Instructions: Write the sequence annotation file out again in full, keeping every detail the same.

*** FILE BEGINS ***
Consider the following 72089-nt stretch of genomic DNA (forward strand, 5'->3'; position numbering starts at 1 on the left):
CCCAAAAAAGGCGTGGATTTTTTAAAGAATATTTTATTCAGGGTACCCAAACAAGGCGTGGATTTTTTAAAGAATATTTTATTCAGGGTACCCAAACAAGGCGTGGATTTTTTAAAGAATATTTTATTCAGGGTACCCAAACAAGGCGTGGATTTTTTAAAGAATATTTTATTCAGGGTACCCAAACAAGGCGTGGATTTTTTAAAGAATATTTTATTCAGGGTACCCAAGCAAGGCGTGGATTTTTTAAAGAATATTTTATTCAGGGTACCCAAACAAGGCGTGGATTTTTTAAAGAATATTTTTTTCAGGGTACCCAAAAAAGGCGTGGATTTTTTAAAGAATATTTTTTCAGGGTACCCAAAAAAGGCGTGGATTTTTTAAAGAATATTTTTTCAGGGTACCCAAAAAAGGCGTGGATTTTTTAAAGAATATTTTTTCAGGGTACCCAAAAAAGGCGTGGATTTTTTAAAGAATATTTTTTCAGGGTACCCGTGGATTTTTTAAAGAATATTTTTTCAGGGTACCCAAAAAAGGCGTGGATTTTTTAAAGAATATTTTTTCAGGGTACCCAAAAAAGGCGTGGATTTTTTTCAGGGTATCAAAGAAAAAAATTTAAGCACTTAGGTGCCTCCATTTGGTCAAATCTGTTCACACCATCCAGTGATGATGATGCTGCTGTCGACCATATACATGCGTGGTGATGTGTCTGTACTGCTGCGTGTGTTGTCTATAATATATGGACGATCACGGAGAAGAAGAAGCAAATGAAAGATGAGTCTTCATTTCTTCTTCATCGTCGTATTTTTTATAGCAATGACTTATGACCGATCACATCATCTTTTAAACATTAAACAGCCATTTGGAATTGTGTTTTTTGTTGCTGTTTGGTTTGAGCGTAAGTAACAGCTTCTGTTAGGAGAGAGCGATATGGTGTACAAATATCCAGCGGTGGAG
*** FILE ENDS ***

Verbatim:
Consider the following 72089-nt stretch of genomic DNA (forward strand, 5'->3'; position numbering starts at 1 on the left):
CCCAAAAAAGGCGTGGATTTTTTAAAGAATATTTTATTCAGGGTACCCAAACAAGGCGTGGATTTTTTAAAGAATATTTTATTCAGGGTACCCAAACAAGGCGTGGATTTTTTAAAGAATATTTTATTCAGGGTACCCAAACAAGGCGTGGATTTTTTAAAGAATATTTTATTCAGGGTACCCAAACAAGGCGTGGATTTTTTAAAGAATATTTTATTCAGGGTACCCAAGCAAGGCGTGGATTTTTTAAAGAATATTTTATTCAGGGTACCCAAACAAGGCGTGGATTTTTTAAAGAATATTTTTTTCAGGGTACCCAAAAAAGGCGTGGATTTTTTAAAGAATATTTTTTCAGGGTACCCAAAAAAGGCGTGGATTTTTTAAAGAATATTTTTTCAGGGTACCCAAAAAAGGCGTGGATTTTTTAAAGAATATTTTTTCAGGGTACCCAAAAAAGGCGTGGATTTTTTAAAGAATATTTTTTCAGGGTACCCGTGGATTTTTTAAAGAATATTTTTTCAGGGTACCCAAAAAAGGCGTGGATTTTTTAAAGAATATTTTTTCAGGGTACCCAAAAAAGGCGTGGATTTTTTTCAGGGTATCAAAGAAAAAAATTTAAGCACTTAGGTGCCTCCATTTGGTCAAATCTGTTCACACCATCCAGTGATGATGATGCTGCTGTCGACCATATACATGCGTGGTGATGTGTCTGTACTGCTGCGTGTGTTGTCTATAATATATGGACGATCACGGAGAAGAAGAAGCAAATGAAAGATGAGTCTTCATTTCTTCTTCATCGTCGTATTTTTTATAGCAATGACTTATGACCGATCACATCATCTTTTAAACATTAAACAGCCATTTGGAATTGTGTTTTTTGTTGCTGTTTGGTTTGAGCGTAAGTAACAGCTTCTGTTAGGAGAGAGCGATATGGTGTACAAATATCCAGCGGTGGAG